BY DARA KAM
THE NEWS SERVICE OF FLORIDA
After nearly three hours of emotional testimony Tuesday about a Confederate flag rippling just outside, the Walton County Commission decided on a “compromise” that will do away with the banner but left one side fuming.
In a surprise move, the commission opted to remove the Confederate battle flag — bearing the iconic Southern Cross — from the lawn in front of the county courthouse and replace it with the “first flag of the confederacy,” a flag bearing three stripes and 13 stars representing the states that seceded from the Union.
“The soil of Walton County has been enriched with the blood and sweat of the people who came before every one of us, some who fought and died in the war between the states,” Commissioner Sara Comander, who made what she called a “compromise” motion to switch the flags, said. “This is a difficult decision for all of us up here. I want to honor all of those who came before us. But I also want to be cognizant of those that the present flag seems to offend.”
Comander’s motion opened the floor to an overflowing commission meeting room packed with people wearing “Take Down the Flag” buttons or T-shirts bearing the Confederate flag. Dozens of pickup trucks flying oversized flags were parked outside.
Tuesday’s vote, which came after the commission postponed action on the item at a meeting two weeks ago, prompted testimony from about 50 people, many of them black and most in favor of taking the flag down, saying that the emblem was a painful reminder of slavery.
“To me, the Confederate flag is a symbol of rebellion, hatred and painful superiority,” Tyrone Broadus, a black pastor, told the four commissioners at the meeting. “They say it’s about heritage. … But it symbolizes the desire to keep my people in bondage.”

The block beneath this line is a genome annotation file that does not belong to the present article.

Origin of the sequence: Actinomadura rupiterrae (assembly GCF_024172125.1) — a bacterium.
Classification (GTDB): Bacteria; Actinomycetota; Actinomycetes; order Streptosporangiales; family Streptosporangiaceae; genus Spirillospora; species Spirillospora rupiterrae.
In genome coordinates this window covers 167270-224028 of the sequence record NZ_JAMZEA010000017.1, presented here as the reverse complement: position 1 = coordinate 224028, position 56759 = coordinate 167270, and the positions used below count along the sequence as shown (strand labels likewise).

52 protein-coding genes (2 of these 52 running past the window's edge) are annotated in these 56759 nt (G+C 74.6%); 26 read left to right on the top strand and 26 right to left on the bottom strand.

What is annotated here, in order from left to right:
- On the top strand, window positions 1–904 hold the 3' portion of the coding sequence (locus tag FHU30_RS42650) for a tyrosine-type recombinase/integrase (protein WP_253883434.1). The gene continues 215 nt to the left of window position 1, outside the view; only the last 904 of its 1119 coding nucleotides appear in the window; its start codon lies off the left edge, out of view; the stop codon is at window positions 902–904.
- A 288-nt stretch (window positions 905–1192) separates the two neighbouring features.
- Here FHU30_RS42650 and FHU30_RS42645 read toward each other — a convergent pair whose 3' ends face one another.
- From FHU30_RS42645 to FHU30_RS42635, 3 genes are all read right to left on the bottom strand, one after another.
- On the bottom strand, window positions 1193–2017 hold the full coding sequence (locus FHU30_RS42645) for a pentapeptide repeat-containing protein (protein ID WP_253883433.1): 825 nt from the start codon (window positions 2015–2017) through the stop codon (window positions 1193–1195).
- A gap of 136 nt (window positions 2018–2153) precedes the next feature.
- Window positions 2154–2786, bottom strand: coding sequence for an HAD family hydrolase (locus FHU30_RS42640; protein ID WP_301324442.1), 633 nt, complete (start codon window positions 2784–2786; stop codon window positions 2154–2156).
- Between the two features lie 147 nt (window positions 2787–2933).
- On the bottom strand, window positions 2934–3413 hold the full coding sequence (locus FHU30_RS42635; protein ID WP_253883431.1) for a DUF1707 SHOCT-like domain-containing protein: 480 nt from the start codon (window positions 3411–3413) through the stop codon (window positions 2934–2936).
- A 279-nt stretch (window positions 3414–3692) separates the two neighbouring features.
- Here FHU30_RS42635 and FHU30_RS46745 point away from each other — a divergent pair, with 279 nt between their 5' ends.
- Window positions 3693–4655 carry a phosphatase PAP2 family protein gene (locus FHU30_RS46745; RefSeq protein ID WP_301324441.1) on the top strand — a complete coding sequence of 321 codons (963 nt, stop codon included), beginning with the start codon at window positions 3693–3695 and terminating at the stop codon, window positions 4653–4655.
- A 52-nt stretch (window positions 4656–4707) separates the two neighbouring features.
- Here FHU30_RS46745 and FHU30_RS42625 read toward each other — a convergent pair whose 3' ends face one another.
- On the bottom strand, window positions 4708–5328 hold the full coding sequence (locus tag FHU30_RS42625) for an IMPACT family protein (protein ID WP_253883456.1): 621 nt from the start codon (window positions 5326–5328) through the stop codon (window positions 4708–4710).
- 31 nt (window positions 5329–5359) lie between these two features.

But Casey Nelson, a 35-year-old DeFuniak Springs woman wearing a T-shirt with the Confederate flag and the motto “Heritage not Hate,” urged the commission to keep the flag where it was.
“If you change it, we’re fine with that. We need to honor our ancestors,” Nelson said.
Nearly all of the Confederate flag supporters agreed with Nelson that swapping the flags would be fine.
The battle flag has been flying since 1964 on the county courthouse lawn above a monument to Confederate soldiers who died in the Civil War. The county was one of dozens of Southern localities that erected the controversial flag the same year that Congress approved the Civil Rights Act. Many believe the flags were flown to protest the law.
In 2001, then-Florida Gov. Jeb Bush ordered the divisive flag to be removed from its perch on the state Capitol grounds.
Gov. Rick Scott’s office said that the removal of the flag on county grounds was a local government issue but issued a statement regarding the state’s handling of the controversial symbol.
“In Florida, the flag was removed under Governor Bush — and that was the right thing to do in our state,” Gov. Rick Scott’s spokeswoman Jackie Schutz said.
The controversy over the flag has created a schism, even among neighbors, in the county that runs from the Gulf of Mexico to the Alabama border, spurring competing online petitions and sparking a Confederate-flag truck parade over the weekend.
Many affluent Tallahassee residents own second homes in the beachfront communities in the southern part of the county, while many of the state’s most-conservative residents — whose roots go back beyond the Civil War — live in the northern portion of the county.